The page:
There are so many versions of the Provençal dish ratatouille that it’s time to return to the original recipe for inspiration. In its traditional Niçoise iteration, you’ll find peppers, eggplant, zucchini, tomatoes and onions. In terms of seasoning, garlic and a bay leaf are all you need. Cooking is streamlined: Combine all ingredients in a casserole dish and place in the oven for roughly an hour. Once cooked, ratatouille is ready to be served with whatever strikes your fancy — chicken or fish, in a quiche, lasagna, or even on a pizza. What’s more, it’s great hot or cold!
Game meat au menu
Why not add some grilled sausages to all those gorgeous vegetables? Fall is hunting season, so why not introduce your taste buds to game meat? Deer, duck, rabbit, partridge, bison and elk are on offer in butcher’s shops, and often at many food stores. Throughout Quebec, there are also game farms, where you can visit the grounds and buy directly from the farmer.
Sausages and ratatouille
Preparation: 10 minutes
Cooking: 20 minutes
30 mL (2 tbsp) oil
60 mL (1/4 cup) onion cubes
1 small clove garlic, chopped
250 mL (1 cup) mushrooms, quartered
250 mL (1 cup) eggplant cubes
250 mL (1 cup) yellow-pepper cubes
250 mL (1 cup) green-pepper cubes
250 mL (1 cup) diced tomatoes and their juice
15 mL (1 tbsp) chopped fresh oregano
5 mL (1 tsp) chopped fresh thyme
Salt and pepper
2 duck sausages
4 small Merguez sausages
- Preheat oven to 190°C (375°F).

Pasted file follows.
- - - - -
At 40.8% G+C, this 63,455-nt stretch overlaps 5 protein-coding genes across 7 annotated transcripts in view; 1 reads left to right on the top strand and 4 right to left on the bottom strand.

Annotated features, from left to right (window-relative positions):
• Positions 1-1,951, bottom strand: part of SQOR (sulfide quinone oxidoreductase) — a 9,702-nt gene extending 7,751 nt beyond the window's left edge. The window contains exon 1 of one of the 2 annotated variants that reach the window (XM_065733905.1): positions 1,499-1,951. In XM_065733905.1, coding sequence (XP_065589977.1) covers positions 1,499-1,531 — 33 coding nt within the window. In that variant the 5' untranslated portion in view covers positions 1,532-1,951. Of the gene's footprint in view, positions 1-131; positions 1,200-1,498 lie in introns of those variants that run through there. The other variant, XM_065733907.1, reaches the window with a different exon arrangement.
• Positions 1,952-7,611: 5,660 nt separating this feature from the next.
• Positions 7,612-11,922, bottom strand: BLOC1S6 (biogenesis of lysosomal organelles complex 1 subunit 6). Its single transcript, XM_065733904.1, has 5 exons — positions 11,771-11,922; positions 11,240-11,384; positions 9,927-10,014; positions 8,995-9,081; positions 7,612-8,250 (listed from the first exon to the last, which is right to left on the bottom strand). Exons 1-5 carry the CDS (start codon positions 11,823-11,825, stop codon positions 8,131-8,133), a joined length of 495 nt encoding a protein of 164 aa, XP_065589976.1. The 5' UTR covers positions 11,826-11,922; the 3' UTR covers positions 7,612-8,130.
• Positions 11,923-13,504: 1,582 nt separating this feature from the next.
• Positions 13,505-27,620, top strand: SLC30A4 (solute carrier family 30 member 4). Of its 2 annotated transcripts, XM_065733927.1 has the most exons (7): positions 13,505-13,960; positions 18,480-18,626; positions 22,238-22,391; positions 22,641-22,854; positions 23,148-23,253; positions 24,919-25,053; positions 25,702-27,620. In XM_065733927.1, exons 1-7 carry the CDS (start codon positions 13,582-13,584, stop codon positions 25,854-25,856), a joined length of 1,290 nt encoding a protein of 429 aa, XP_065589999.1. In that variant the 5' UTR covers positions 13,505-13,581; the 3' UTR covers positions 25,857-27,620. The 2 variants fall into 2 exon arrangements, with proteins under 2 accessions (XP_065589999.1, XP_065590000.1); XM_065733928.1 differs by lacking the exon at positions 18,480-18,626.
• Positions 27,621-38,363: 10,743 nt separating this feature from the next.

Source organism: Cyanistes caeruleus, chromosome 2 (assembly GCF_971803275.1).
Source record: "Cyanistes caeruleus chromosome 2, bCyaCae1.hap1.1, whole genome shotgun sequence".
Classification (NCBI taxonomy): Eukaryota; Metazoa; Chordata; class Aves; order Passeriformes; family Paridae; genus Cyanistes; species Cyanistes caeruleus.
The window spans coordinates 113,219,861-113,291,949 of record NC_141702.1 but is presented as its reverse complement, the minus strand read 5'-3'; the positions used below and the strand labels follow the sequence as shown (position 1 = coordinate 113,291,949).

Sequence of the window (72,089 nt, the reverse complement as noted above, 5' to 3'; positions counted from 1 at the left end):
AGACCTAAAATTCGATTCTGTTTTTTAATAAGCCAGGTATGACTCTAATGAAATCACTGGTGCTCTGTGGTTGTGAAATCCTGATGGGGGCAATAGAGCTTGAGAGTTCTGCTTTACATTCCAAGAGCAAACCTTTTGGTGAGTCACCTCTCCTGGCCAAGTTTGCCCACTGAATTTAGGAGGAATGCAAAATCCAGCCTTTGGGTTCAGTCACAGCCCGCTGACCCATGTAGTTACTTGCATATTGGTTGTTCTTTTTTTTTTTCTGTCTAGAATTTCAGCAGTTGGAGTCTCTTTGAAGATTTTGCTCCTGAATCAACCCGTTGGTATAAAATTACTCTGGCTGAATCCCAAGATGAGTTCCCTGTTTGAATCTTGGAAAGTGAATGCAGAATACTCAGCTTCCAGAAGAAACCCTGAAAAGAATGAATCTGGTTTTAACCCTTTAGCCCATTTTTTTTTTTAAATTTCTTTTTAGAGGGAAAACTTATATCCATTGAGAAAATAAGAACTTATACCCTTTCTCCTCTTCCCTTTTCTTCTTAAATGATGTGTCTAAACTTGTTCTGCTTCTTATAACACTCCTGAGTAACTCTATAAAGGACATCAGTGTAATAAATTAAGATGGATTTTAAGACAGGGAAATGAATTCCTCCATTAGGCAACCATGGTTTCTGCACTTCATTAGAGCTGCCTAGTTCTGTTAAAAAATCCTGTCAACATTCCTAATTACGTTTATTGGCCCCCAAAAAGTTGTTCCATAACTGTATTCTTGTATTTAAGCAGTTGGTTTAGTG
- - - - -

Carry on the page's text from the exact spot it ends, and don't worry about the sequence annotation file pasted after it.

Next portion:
- In a large ovenproof frying pan, warm half the oil for one minute.
- Sauté the onion and the garlic for one minute
- Add mushrooms, eggplant and peppers.
- Cook for one minute. Add tomatoes, herbs and seasonings to make ratatouille.
- In another frying pan, fry sausages in oil over high heat until golden.
- Add sausages to ratatouille and place in oven for 15 minutes or until sausages are cooked through.
- Serve sausages on a bed of warm ratatouille.
For ratatouille perfection, make sure you choose fresh, ripe vegetables and quality olive oil. First, cook chopped onion and garlic until tender and golden brown. Then, add the rest of the vegetables after you’ve cut them into equal-sized pieces. Ensuring that all the vegetables are the same size means they’ll cook more evenly and have a melt-in-your-mouth texture without being too mushy. If you have the time, sweat your eggplant first to remove any bitterness.
What to drink with this ratatouille?
Dishes cooked low-and-slow like ratatouille use their cooking time to fully develop flavours, and become slightly caramelized. To echo the delectable flavours and aromas cultivated during cooking, pick a wine that has the Aromatic and Robust taste tag. A red blend that has a lot of Grenache is a great choice, because it’s a grape variety that evokes the Mediterranean sun, and has aromas of dried herbs – just like that outstanding ratatouille you just made! A marvellous match for the game meat sausage is a more intense red, such as an aged and full-bodied Chilean Cabernet Sauvignon, whose sophistication will highlight the roasted vegetables.
With their intense colour, these full-bodied wines exude powerful and complex fruit and spice aromas, occasionally accompanied by woody notes. They have good tannic structure and a velvety mouthfeel. They are delicious served with grilled beef and game.
Photos: David De Stefano